Part of the reason is that Ranie has so many counter-examples she can draw on. Remember that thought experiment about how many friends have been married and stay married versus friends who got divorced? Well, when Ranie thinks about the risk of sharks, she can easily call up the story we heard of her near-attack. But then, if she thinks about times when she swam without fear of sharks, there are hundreds of other examples she can call to mind. And so she’s able to calibrate her fear in that way, to keep it in perspective.
Ranie Pearce: You’re supposed to follow your passions and have your adventures and have your excitements, and sometimes there’s risk involved. I don’t want to take unnecessary risks, and I don’t plan on it, but I do want to try it again.
Dan Heath: Max Bazerman, a professor at Harvard Business School, has a great point about this sense of keeping things in perspective. He says the availability heuristic often distorts our sense of the relationship between variables.
So here’s an example. Is playing sports in high school related to poor academic performance? The first thing your mind does is go looking for examples of dumb jocks. That’s the “lion jumping out of the tall grass” thing, right? That’s the availability heuristic. Can we access an example? And I think most of us can say, yep, we know a few. So those examples are inflating our sense of the link between playing sports and poor grades.
But Bazerman says that’s distorted reasoning and we can correct it. You ask yourself a few more questions: Did I know any high school athletes who were good students? Well, yeah, of course. And do I know anybody who got bad grades who wasn’t an athlete? Sure, plenty of people. And do I know anybody who got good grades who wasn’t an athlete? Yep.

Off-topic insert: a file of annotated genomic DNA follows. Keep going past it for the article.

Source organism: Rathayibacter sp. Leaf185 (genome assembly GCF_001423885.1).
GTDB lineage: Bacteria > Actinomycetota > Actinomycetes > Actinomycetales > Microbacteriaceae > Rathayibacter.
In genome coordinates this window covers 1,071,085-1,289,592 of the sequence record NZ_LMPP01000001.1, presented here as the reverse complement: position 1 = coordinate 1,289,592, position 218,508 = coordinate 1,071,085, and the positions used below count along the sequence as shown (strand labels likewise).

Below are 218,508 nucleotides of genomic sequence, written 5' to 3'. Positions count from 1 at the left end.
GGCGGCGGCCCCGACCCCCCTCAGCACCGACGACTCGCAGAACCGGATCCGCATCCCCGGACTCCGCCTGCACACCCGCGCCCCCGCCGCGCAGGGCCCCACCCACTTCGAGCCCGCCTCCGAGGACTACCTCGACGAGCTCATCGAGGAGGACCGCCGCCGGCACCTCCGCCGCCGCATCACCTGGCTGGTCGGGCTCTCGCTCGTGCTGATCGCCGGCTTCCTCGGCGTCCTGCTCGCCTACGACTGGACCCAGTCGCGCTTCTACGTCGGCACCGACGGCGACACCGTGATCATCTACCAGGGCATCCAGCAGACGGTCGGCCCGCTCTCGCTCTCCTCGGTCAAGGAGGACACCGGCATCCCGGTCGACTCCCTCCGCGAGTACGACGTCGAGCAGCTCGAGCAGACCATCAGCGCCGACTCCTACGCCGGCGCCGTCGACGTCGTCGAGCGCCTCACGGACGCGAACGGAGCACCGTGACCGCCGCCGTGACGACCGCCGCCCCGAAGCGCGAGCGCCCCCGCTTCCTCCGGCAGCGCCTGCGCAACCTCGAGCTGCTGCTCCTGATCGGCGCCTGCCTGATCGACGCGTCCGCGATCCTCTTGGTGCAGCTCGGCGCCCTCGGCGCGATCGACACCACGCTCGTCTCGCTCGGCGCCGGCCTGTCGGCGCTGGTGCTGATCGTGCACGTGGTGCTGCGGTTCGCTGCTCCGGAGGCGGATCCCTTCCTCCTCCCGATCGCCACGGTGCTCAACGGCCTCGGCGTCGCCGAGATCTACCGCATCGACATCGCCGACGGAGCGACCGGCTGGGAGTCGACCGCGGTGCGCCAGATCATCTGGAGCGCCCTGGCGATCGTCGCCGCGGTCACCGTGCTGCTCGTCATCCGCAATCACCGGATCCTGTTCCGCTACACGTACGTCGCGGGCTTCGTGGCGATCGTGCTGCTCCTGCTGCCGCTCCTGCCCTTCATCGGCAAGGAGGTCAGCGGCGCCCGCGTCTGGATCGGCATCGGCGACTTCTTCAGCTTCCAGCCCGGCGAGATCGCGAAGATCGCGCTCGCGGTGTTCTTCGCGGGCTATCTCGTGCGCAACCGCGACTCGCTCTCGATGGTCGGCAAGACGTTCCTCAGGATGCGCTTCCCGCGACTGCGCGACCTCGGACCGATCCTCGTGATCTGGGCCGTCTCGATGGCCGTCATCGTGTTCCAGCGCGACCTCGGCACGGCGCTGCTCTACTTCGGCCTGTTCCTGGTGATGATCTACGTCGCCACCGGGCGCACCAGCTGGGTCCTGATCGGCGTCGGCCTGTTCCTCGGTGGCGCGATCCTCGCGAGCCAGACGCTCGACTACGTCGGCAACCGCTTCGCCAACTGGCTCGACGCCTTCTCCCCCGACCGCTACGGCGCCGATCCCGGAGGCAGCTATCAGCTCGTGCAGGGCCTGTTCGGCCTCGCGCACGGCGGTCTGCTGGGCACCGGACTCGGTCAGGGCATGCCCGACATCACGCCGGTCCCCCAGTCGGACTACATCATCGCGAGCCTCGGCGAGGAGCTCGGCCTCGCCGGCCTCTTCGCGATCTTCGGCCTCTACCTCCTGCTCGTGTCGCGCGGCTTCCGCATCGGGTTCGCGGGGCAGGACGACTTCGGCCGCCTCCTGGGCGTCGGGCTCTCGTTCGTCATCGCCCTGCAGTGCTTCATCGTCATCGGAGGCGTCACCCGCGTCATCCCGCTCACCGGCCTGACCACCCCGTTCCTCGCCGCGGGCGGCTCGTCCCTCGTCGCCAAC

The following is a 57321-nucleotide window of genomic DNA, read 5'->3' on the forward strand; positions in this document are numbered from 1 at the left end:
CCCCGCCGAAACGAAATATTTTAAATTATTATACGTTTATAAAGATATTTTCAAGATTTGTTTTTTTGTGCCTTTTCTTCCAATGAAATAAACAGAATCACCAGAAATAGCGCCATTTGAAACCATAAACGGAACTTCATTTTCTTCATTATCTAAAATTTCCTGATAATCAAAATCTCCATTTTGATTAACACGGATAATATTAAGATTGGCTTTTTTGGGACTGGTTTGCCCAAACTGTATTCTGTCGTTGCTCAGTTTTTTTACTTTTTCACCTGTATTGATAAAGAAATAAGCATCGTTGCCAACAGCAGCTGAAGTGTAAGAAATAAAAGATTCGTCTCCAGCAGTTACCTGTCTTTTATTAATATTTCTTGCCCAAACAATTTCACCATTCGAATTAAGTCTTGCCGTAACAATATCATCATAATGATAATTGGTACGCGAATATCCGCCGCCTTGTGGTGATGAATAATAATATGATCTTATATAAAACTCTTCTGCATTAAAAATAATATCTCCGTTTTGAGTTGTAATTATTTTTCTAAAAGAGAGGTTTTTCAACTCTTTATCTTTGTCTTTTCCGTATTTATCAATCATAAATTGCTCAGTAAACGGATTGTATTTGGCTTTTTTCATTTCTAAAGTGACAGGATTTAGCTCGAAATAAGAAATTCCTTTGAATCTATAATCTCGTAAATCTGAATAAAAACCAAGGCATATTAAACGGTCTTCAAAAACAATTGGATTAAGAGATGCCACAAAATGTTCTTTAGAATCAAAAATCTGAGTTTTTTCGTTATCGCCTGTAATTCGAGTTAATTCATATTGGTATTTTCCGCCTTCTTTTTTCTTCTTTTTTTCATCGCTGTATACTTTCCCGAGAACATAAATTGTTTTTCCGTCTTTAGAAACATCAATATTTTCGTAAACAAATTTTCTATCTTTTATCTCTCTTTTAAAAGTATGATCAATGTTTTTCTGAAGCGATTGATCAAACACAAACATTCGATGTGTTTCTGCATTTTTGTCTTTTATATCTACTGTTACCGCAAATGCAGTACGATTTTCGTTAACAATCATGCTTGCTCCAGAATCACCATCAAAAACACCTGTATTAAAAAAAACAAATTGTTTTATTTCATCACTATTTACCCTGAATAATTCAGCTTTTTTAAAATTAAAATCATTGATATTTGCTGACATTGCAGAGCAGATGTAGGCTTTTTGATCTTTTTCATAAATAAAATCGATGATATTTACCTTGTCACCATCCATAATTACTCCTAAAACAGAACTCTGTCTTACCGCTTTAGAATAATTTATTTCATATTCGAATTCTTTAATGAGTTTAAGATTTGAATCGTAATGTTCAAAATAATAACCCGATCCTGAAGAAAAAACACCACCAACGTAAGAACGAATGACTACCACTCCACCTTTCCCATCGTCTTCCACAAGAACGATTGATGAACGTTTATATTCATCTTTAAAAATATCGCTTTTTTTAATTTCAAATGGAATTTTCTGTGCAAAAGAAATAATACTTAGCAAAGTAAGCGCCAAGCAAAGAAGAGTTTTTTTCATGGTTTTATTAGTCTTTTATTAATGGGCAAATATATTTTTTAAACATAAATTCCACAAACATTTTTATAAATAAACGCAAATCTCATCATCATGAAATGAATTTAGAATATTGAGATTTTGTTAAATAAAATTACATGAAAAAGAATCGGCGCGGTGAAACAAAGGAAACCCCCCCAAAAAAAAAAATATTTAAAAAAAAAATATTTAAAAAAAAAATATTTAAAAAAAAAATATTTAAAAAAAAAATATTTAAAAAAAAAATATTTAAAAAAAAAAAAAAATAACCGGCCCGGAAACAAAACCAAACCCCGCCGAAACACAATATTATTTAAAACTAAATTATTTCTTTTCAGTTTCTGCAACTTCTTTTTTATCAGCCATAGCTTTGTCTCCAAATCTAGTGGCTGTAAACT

You see what we’re doing there? We’ve got two variables with two conditions each: You can play sports, or not, and you can earn good grades, or not. So there are four possible conditions in total. If we just look for examples of only one of those conditions—dumb jocks—it’s easy to deceive ourselves into thinking there’s a correlation. But once we think our way through the other three—smart jocks, smart non-jocks, failing non-jocks—we see how easy it is to come up with counter-examples, and by the time we’re finished, it’s intuitive that there’s probably no link whatsoever between playing sports and making bad grades. The point is, our brains are pretty good at digging up examples. But we can’t just rely on the easiest examples to access—we’ve got to be more disciplined about finding the right examples.
By the way, I know the kind of easy, smarty-pants conclusion about the availability heuristic is to say: Always be suspicious of anecdotes and anecdotal thinking. And, look, if you’ve got a trustworthy data set to rely on, you should. But in many of life’s most important decisions, we don’t have those data sets. Where’s the data set for how to handle a rough period in your marriage?
And if you think about people who give you really good advice—people who are wise—my guess is that one of the reasons for that wisdom is that they’ve lived long enough, and seen enough of life, that they have a whole collection of stories in their head.
In other words, when someone asks them for marital advice—should my spouse and I go to marital counseling?—these wise people can call up stories in different categories: Some stories of people who tried counseling and it worked. Other people who tried counseling and it didn’t work. And more people who didn’t try counseling at all—did their relationships improve naturally or decline?
I’m not suggesting that they go through this consciously as a process—it’s more about having a well-trained intuition. Maybe part of wisdom is having collected so many stories that the availability heuristic actually is pretty well-calibrated with the complexities of life.
And by the way, if you ask a wise 70-year-old about the risks of the beach, my guess is that they'll say that the big risk is not going enough. And if you want to worry about something while you’re there, forget sharks. Focus on the sunburns. Those can really come back to haunt you.
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Next time on the show, another psychological effect that influences the way you shop, the way you invest … and how well you negotiate deals.
I’m Dan Heath. Talk to you next time.
Disclosures: All expressions of opinion are subject to change without notice in reaction to shifting market conditions. Data contained herein from third-party providers is obtained from what are considered reliable sources. However, its accuracy, completeness or reliability cannot be guaranteed. Investing involves risk, including risk of loss.